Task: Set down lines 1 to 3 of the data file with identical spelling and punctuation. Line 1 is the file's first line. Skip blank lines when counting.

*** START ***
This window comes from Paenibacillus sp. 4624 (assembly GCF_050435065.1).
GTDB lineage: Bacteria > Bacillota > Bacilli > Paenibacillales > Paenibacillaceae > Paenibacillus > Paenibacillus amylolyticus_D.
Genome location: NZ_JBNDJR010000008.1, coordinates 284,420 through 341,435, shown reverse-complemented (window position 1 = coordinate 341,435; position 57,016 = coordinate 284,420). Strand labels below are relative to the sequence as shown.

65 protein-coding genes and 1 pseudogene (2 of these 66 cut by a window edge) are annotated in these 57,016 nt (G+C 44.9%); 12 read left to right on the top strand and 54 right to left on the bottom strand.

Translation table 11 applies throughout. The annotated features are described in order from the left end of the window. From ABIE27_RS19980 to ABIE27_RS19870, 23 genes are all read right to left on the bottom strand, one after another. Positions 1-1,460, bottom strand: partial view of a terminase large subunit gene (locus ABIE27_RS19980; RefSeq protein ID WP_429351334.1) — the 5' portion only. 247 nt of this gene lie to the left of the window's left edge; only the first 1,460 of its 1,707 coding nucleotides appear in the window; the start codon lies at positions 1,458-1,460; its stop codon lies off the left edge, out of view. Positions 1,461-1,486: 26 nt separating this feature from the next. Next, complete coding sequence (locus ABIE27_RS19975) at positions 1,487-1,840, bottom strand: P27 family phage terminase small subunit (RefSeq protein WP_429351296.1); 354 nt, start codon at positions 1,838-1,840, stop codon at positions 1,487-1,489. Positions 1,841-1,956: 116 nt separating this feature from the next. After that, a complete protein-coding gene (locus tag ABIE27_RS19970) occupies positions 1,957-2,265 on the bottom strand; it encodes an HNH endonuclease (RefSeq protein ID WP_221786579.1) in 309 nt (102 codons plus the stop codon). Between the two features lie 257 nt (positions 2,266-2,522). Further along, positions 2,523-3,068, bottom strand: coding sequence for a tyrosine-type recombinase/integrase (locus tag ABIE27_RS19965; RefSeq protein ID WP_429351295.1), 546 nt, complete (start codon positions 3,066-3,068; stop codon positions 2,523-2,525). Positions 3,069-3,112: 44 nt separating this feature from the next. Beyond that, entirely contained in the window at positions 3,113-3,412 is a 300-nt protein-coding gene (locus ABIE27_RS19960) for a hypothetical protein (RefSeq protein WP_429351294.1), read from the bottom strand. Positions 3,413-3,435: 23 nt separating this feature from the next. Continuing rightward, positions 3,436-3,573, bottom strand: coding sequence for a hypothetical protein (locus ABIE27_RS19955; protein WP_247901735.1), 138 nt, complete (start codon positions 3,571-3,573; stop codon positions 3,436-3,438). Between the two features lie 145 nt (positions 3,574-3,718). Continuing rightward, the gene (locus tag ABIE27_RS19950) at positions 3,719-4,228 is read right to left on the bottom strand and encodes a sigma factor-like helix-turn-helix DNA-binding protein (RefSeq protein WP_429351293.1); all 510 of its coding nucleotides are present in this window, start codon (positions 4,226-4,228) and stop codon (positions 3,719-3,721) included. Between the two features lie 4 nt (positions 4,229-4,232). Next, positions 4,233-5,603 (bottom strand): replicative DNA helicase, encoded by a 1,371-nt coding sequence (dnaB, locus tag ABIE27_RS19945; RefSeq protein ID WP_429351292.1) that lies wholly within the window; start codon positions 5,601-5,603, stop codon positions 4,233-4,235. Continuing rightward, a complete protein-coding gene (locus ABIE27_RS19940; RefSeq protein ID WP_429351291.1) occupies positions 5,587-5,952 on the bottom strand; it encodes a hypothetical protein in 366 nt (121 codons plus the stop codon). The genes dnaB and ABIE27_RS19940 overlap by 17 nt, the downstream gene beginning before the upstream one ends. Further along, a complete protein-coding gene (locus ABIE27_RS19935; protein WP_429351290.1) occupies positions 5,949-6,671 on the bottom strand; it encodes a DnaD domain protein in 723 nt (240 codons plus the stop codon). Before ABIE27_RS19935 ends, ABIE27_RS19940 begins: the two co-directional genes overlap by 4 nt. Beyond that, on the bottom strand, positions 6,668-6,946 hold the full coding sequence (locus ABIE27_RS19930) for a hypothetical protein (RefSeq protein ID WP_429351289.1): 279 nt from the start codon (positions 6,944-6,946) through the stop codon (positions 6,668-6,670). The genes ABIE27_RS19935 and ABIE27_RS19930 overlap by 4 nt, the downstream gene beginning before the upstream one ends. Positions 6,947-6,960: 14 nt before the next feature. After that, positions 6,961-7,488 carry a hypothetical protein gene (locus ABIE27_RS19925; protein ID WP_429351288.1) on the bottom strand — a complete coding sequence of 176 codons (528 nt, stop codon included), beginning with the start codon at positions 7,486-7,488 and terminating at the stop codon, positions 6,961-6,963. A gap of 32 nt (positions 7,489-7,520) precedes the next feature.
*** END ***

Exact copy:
This window comes from Paenibacillus sp. 4624 (assembly GCF_050435065.1).
GTDB lineage: Bacteria > Bacillota > Bacilli > Paenibacillales > Paenibacillaceae > Paenibacillus > Paenibacillus amylolyticus_D.
Genome location: NZ_JBNDJR010000008.1, coordinates 284,420 through 341,435, shown reverse-complemented (window position 1 = coordinate 341,435; position 57,016 = coordinate 284,420). Strand labels below are relative to the sequence as shown.